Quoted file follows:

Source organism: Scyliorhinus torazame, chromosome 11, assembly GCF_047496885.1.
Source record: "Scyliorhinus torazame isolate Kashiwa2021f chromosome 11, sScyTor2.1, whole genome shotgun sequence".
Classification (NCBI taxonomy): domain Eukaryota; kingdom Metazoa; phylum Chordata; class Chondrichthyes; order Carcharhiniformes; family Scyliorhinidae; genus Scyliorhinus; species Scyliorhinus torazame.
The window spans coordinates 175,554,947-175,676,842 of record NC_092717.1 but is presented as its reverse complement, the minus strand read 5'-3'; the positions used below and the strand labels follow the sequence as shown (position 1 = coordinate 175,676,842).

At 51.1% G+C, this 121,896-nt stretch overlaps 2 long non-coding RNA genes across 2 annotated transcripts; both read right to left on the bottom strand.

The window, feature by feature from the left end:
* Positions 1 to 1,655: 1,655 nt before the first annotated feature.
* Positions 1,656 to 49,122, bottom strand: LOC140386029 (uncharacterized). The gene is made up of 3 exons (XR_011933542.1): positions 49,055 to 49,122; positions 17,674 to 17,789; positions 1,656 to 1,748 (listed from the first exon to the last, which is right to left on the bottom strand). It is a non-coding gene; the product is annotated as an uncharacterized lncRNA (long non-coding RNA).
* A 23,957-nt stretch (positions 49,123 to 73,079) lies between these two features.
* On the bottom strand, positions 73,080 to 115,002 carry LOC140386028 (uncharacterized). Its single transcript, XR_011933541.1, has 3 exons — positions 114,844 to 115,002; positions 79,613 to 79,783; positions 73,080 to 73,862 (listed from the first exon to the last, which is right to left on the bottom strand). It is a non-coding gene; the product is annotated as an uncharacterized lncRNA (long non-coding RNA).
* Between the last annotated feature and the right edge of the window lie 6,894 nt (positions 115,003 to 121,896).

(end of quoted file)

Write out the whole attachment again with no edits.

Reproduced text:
Source organism: Scyliorhinus torazame, chromosome 11, assembly GCF_047496885.1.
Source record: "Scyliorhinus torazame isolate Kashiwa2021f chromosome 11, sScyTor2.1, whole genome shotgun sequence".
Classification (NCBI taxonomy): domain Eukaryota; kingdom Metazoa; phylum Chordata; class Chondrichthyes; order Carcharhiniformes; family Scyliorhinidae; genus Scyliorhinus; species Scyliorhinus torazame.
The window spans coordinates 175,554,947-175,676,842 of record NC_092717.1 but is presented as its reverse complement, the minus strand read 5'-3'; the positions used below and the strand labels follow the sequence as shown (position 1 = coordinate 175,676,842).

At 51.1% G+C, this 121,896-nt stretch overlaps 2 long non-coding RNA genes across 2 annotated transcripts; both read right to left on the bottom strand.

The window, feature by feature from the left end:
* Positions 1 to 1,655: 1,655 nt before the first annotated feature.
* Positions 1,656 to 49,122, bottom strand: LOC140386029 (uncharacterized). The gene is made up of 3 exons (XR_011933542.1): positions 49,055 to 49,122; positions 17,674 to 17,789; positions 1,656 to 1,748 (listed from the first exon to the last, which is right to left on the bottom strand). It is a non-coding gene; the product is annotated as an uncharacterized lncRNA (long non-coding RNA).
* A 23,957-nt stretch (positions 49,123 to 73,079) lies between these two features.
* On the bottom strand, positions 73,080 to 115,002 carry LOC140386028 (uncharacterized). Its single transcript, XR_011933541.1, has 3 exons — positions 114,844 to 115,002; positions 79,613 to 79,783; positions 73,080 to 73,862 (listed from the first exon to the last, which is right to left on the bottom strand). It is a non-coding gene; the product is annotated as an uncharacterized lncRNA (long non-coding RNA).
* Between the last annotated feature and the right edge of the window lie 6,894 nt (positions 115,003 to 121,896).